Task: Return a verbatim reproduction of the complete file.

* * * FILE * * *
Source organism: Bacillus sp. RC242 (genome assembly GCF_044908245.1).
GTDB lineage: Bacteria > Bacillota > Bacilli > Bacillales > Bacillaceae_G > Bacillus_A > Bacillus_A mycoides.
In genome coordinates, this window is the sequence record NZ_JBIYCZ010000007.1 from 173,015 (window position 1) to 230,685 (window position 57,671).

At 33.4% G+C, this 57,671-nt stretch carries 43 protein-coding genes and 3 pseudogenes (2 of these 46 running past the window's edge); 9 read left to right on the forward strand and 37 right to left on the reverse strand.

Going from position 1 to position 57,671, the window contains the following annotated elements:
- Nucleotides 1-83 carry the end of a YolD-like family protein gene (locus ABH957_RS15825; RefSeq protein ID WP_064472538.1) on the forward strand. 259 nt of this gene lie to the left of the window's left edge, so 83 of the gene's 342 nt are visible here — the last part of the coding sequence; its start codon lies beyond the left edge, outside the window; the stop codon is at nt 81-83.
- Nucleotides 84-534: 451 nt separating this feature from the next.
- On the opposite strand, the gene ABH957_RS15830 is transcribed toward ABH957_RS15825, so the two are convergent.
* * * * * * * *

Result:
Source organism: Bacillus sp. RC242 (genome assembly GCF_044908245.1).
GTDB lineage: Bacteria > Bacillota > Bacilli > Bacillales > Bacillaceae_G > Bacillus_A > Bacillus_A mycoides.
In genome coordinates, this window is the sequence record NZ_JBIYCZ010000007.1 from 173,015 (window position 1) to 230,685 (window position 57,671).

At 33.4% G+C, this 57,671-nt stretch carries 43 protein-coding genes and 3 pseudogenes (2 of these 46 running past the window's edge); 9 read left to right on the forward strand and 37 right to left on the reverse strand.

Going from position 1 to position 57,671, the window contains the following annotated elements:
- Nucleotides 1-83 carry the end of a YolD-like family protein gene (locus ABH957_RS15825; RefSeq protein ID WP_064472538.1) on the forward strand. 259 nt of this gene lie to the left of the window's left edge, so 83 of the gene's 342 nt are visible here — the last part of the coding sequence; its start codon lies beyond the left edge, outside the window; the stop codon is at nt 81-83.
- Nucleotides 84-534: 451 nt separating this feature from the next.
- On the opposite strand, the gene ABH957_RS15830 is transcribed toward ABH957_RS15825, so the two are convergent.